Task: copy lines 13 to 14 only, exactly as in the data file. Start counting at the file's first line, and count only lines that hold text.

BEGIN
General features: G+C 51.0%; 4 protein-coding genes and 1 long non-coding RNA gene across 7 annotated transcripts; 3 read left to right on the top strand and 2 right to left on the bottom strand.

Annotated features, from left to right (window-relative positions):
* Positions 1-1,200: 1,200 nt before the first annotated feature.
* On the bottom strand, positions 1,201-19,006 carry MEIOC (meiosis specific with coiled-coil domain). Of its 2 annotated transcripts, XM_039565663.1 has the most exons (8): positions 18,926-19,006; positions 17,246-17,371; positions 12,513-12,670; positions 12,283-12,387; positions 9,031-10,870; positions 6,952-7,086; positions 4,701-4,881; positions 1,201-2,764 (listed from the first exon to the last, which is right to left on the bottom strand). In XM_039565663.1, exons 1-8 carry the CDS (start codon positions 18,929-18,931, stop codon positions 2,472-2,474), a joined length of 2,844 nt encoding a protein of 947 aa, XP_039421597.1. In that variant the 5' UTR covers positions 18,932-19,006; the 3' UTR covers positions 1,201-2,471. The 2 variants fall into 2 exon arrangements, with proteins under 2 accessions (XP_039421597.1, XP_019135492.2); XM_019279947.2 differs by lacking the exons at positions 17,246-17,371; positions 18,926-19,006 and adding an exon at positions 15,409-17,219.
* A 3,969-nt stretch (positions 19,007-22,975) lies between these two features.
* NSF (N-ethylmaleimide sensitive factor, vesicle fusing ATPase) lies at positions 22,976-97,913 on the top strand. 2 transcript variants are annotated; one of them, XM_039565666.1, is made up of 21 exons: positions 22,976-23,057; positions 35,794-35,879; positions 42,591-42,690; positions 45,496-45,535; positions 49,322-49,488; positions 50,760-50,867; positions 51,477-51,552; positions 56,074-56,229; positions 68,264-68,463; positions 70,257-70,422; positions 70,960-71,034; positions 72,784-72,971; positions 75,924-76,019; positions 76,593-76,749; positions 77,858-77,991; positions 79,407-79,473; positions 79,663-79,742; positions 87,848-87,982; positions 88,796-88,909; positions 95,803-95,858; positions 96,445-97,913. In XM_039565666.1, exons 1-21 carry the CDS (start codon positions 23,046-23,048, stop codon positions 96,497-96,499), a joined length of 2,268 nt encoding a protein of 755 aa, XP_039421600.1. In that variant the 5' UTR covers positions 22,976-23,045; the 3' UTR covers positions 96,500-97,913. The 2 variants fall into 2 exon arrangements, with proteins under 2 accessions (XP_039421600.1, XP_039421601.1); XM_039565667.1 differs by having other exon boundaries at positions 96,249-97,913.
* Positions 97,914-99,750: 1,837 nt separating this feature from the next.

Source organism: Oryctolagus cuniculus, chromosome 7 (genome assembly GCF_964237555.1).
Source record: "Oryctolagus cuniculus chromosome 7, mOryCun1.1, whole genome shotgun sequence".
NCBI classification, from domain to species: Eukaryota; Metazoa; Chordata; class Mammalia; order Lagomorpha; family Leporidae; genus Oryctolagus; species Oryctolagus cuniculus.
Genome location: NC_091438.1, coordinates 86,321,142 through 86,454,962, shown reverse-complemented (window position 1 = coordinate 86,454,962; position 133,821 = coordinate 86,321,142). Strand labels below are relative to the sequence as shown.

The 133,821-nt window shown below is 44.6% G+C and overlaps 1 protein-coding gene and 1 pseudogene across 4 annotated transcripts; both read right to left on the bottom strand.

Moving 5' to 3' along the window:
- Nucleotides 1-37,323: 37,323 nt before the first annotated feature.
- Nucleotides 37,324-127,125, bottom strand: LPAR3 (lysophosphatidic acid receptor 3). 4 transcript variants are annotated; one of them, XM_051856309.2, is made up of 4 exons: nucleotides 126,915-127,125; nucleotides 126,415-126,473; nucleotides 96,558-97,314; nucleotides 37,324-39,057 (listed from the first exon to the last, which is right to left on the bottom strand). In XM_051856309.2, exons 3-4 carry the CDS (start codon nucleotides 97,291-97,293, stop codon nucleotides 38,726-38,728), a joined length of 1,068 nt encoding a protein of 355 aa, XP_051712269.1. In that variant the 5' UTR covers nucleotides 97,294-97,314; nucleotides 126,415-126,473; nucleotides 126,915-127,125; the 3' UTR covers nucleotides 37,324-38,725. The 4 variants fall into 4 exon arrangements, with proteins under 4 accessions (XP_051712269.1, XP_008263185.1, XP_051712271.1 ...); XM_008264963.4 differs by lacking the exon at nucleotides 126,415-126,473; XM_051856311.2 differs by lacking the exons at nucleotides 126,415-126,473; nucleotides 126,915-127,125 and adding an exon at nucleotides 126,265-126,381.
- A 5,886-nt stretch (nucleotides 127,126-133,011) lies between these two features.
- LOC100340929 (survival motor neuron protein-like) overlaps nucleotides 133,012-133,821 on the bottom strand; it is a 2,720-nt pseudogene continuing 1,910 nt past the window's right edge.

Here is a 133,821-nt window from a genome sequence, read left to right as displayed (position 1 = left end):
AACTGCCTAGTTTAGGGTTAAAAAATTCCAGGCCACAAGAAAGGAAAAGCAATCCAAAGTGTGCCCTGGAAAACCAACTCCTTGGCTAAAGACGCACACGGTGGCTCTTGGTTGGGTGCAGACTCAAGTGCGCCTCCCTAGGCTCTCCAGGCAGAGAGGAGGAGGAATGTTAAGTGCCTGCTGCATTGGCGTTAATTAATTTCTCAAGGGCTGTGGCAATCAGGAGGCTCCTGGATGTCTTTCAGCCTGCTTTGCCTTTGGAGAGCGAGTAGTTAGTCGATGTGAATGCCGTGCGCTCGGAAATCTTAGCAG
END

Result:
Moving 5' to 3' along the window:
- Nucleotides 1-37,323: 37,323 nt before the first annotated feature.